Economists Cut Forecasts for China’s 2022 GDP Growth Amid Extended COVID Lockdowns

Spread the love


China’s continued insistence on a zero-COVID policy has created severe hardships for residents and the draconian measures in use could negatively impact its GDP growth. Economists worldwide recently lowered their forecasts for China’s expected GDP growth in 2022.

On April 1, economists at Morgan Stanley slashed their full-year forecast of China’s 2022 economic growth to 4.6 percent from the previous 5.1 percent, citing the country’s ongoing Omicron variant outbreak and its “strict adherence” to a zero-tolerance policy on COVID-19, according to Bloomberg News.

Morgan Stanley pointed to the low overall third-dose vaccination rates in China as a potential reason for the regime’s insistence on lockdowns, adding that they may impose “stricter lockdowns if necessary.”

The experts said that China’s zero-COVID approach may last until the first half of 2023 in the worst-case scenario and that “recurring lockdowns could result in more severe supply chain disruptions and [lowering its GDP growth to] merely 4 percent.”

According to the median forecast of 36 economists polled by Reuters on March 30, China’s factory activity will likely shrink due to its mass testing and activity controls amid its worst COVID resurgence since early 2020.

The report said that China’s official manufacturing Purchasing Managers’ Index (PMI) is expected to drop to 49.9 for March, the lowest reading in five months, and down from February’s 50.2.

Since March 28, the Chinese regime imposed a citywide lockdown on Shanghai’s 26 million population, with no signs of ending the lockdowns.

Epoch Times Photo
Empty roads during a COVID-19 lockdown in Shanghai, China, on Apr. 5, 2022. Shanghai reported more than 13,000 daily COVID cases, as a sweeping city lockdown and mass testing uncovered extensive spread of the highly infectious Omicron variant. (Qilai Shen/Bloomberg via Getty Images)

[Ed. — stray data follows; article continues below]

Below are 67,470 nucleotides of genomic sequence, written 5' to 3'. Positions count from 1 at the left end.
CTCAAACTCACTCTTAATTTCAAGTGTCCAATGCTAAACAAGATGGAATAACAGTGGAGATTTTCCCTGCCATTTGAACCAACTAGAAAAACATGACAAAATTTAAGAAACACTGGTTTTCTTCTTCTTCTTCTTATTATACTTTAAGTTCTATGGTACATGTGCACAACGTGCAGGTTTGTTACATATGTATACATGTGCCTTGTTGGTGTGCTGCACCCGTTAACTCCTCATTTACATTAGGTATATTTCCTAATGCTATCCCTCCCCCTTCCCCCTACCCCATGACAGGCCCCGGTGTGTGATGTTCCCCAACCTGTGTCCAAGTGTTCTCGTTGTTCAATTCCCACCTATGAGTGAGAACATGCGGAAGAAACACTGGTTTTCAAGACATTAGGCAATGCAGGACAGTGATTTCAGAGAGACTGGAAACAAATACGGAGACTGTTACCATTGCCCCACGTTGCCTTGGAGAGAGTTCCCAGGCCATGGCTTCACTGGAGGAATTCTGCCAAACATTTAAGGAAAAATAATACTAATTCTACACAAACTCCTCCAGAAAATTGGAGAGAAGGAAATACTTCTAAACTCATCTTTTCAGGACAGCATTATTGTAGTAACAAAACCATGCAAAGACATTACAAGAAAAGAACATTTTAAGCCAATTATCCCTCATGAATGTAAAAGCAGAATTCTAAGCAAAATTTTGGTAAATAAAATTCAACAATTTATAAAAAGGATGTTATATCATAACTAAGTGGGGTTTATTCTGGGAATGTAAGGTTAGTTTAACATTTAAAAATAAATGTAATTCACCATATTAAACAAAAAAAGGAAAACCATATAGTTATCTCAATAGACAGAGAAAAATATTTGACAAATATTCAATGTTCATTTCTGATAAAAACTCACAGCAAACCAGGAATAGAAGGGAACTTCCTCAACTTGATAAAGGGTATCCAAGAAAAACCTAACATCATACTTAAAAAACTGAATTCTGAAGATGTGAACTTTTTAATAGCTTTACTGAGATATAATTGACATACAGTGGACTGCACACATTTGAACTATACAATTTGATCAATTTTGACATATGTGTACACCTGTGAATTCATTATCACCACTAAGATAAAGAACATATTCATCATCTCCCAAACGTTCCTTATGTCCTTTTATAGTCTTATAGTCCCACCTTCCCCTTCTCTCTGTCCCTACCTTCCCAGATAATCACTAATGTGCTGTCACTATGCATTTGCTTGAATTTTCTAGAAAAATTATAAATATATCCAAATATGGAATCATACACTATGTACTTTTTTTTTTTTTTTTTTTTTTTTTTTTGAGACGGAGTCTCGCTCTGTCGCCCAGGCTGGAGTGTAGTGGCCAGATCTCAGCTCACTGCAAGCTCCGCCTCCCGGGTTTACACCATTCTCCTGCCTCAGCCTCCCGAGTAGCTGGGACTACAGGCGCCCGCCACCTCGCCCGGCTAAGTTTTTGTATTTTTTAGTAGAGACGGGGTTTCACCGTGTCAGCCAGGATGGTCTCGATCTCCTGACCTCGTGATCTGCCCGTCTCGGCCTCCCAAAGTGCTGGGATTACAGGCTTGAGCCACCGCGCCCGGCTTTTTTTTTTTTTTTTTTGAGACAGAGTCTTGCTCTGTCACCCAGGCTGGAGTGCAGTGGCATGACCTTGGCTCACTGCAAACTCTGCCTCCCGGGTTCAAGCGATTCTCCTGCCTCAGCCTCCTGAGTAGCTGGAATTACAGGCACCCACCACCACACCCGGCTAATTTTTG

The Shanghai Disneyland theme park closed its doors, and U.S. automaker Tesla suspended production at its Shanghai factory.

According to Zheng Michael Song, an economics professor at the Chinese University of Hong Kong, a full-scale lockdown on Shanghai, China’s financial hub, is likely to cost the economy a minimum of 190 billion yuan (about $29.8 billion) in two weeks, or 2 percent of GDP.

Song said the cost could reach 295 billion yuan (about $63 billion), or 3.1 percent of GDP if one-tenth of China’s cities are locked down for two weeks.

China CDC’s Chief Epidemiologist Wu Zunyou said that the dominant strain of COVID-19 in China is OmicronBA.2.

Wu said a study showed that OmicronBA.1 spreads 77 percent faster than the Delta strain. Meanwhile, BA.2 spreads 66 percent faster than BA.1. Thus, posing a considerable challenge to China CDC.

Lu Ting, Chief China Economist at Nomura Holdings, a Japan-based financial service firm, said that China is unlikely to achieve its growth target of 5.5 percent GDP this year due to its pursuit of a dynamic clearing policy and the rising costs of goods, according to the Chinese edition of BBC News.

The report also said that Singapore’s United Overseas Bank (UOB) lowered its forecast of China’s 2022 GDP growth to 4.9 percent and projected 2 percent inflation. The bank’s report said the rising energy and raw material prices would reduce the consumer demands from China both domestically and externally, a consequence of its large-scale city closures.

In a Jordan Times editorial, a former chief economist at the Asian Development Bank, Wei Shang-Jin, said the Russia-Ukraine conflict and an expected series of interest-rate increases by the U.S. Federal Reserve this year have made the external environment much less favorable for China’s GDP growth.

According to the article, the Organisation for Economic Co-operation and Development (OECD) estimates that the recent spike in energy and food prices triggered by the Russia-Ukraine conflict will reduce global GDP growth by more than one percentage point. And given that China is a big importer of oil, gas, wheat, and other commodities, its growth could slow by a similar amount.

Wei said China’s domestic factors have added to the downward pressure on its 2022 economic growth. For example, its leverage restrictions have created a small recession in the real-estate sector, which has spilled over to related industries such as steel, cement, home electronics, and furniture.

Jenny Li

Follow

Jenny Li has contributed to The Epoch Times since 2010. She has reported on Chinese politics, economics, human rights issues, and U.S.-China relations. She has extensively interviewed Chinese scholars, economists, lawyers, and rights activists in China and overseas.



Source link

Leave a Reply

Your email address will not be published.

This site uses Akismet to reduce spam. Learn how your comment data is processed.